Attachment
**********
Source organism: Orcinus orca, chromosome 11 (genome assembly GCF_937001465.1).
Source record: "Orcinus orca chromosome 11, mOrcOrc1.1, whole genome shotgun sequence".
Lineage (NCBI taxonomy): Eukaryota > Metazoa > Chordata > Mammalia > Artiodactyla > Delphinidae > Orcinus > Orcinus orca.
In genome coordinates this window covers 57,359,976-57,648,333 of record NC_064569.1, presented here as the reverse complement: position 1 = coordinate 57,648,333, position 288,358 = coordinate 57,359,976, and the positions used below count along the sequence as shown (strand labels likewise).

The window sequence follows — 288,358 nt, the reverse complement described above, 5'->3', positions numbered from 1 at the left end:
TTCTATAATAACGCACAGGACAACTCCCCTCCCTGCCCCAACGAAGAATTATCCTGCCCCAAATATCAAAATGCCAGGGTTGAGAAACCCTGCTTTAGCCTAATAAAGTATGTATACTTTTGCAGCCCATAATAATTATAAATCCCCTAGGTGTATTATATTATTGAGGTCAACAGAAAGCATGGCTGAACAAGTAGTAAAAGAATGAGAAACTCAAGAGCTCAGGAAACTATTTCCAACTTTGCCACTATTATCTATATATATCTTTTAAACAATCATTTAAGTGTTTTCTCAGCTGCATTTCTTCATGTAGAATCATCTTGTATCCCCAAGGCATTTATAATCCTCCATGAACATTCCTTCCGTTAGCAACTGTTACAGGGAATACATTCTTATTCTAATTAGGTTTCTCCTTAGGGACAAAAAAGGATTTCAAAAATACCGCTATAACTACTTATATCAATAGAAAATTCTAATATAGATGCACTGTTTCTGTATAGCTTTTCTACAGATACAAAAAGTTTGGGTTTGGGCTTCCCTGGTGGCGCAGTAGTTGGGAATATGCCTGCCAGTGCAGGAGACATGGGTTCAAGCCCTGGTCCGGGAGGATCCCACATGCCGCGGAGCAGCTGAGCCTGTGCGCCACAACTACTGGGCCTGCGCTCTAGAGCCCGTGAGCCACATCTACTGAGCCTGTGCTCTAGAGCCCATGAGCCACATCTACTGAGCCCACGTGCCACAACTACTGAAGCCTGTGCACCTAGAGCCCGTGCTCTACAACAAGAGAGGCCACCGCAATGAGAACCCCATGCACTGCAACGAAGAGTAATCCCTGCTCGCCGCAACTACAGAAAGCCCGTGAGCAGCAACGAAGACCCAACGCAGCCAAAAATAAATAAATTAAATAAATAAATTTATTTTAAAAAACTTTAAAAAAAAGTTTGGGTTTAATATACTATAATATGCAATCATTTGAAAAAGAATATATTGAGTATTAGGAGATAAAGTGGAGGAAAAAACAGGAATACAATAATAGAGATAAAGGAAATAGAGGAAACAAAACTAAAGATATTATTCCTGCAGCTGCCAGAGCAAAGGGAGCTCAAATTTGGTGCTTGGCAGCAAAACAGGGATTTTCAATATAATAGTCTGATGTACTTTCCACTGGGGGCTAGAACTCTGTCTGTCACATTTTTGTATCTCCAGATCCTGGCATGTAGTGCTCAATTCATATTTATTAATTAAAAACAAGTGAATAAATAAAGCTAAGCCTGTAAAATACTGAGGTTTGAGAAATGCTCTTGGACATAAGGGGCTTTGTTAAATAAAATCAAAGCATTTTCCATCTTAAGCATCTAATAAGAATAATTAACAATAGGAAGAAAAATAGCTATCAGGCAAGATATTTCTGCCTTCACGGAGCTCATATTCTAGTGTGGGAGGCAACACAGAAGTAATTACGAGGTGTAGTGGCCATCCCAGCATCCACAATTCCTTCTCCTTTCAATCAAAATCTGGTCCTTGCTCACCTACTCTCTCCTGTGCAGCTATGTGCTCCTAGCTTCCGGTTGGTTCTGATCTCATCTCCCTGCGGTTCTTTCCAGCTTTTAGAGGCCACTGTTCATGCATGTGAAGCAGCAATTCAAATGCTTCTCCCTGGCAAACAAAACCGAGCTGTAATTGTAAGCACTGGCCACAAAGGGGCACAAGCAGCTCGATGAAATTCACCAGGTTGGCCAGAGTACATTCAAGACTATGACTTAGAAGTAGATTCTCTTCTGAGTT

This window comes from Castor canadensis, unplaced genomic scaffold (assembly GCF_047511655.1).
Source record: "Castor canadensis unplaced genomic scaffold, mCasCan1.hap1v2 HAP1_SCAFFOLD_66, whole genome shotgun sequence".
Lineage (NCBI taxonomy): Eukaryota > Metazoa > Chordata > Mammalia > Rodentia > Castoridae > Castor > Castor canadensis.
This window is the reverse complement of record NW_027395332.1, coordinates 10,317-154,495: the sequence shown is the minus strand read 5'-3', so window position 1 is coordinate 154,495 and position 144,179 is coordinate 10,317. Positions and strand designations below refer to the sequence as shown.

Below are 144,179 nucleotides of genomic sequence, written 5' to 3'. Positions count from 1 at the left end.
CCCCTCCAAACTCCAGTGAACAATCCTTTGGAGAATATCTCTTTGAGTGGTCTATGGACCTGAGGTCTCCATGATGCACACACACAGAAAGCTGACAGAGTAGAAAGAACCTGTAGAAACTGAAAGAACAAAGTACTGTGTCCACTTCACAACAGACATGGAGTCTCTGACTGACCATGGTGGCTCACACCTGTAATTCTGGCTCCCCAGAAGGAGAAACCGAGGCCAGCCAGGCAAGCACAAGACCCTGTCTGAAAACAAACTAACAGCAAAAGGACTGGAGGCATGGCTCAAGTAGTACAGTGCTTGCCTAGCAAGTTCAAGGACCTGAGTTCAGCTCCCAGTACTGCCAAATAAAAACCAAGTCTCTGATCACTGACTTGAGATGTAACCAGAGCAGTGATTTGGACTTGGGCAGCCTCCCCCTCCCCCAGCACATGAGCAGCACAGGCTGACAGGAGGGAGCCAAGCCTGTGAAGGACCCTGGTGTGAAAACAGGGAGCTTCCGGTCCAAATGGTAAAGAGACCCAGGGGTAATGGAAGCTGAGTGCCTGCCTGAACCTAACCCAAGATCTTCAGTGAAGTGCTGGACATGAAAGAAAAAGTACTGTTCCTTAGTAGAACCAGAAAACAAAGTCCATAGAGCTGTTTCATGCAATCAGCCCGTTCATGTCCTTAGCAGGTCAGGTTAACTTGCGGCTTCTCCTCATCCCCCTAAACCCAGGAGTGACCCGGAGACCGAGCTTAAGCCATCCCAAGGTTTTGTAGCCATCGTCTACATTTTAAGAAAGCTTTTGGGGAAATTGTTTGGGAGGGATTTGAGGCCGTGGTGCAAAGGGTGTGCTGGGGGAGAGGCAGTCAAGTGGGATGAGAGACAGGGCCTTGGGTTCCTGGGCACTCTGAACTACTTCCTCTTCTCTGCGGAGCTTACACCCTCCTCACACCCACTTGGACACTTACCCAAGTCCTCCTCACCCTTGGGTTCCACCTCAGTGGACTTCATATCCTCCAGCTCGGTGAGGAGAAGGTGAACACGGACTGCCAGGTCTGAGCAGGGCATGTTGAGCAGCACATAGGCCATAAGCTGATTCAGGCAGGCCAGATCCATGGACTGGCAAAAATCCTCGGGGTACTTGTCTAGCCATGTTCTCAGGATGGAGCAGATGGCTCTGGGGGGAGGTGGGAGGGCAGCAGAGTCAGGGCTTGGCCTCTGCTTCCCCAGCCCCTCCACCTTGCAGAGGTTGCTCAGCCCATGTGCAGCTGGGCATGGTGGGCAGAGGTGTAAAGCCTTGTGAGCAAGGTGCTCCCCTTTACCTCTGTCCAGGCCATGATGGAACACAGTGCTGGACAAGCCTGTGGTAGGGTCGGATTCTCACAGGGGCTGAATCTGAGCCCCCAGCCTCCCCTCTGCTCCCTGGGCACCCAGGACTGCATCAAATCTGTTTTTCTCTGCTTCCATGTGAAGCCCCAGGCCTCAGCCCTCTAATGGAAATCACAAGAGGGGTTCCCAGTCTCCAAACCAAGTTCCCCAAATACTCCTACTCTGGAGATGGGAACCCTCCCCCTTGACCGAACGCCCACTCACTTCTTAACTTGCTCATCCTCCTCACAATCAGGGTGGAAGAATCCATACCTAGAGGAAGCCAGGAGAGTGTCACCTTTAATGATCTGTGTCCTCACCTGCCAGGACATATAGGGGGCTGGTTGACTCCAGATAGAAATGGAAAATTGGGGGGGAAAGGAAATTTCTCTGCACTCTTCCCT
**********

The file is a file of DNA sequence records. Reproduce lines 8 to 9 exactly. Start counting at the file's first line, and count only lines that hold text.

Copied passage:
Source record: "Castor canadensis unplaced genomic scaffold, mCasCan1.hap1v2 HAP1_SCAFFOLD_66, whole genome shotgun sequence".
Lineage (NCBI taxonomy): Eukaryota > Metazoa > Chordata > Mammalia > Rodentia > Castoridae > Castor > Castor canadensis.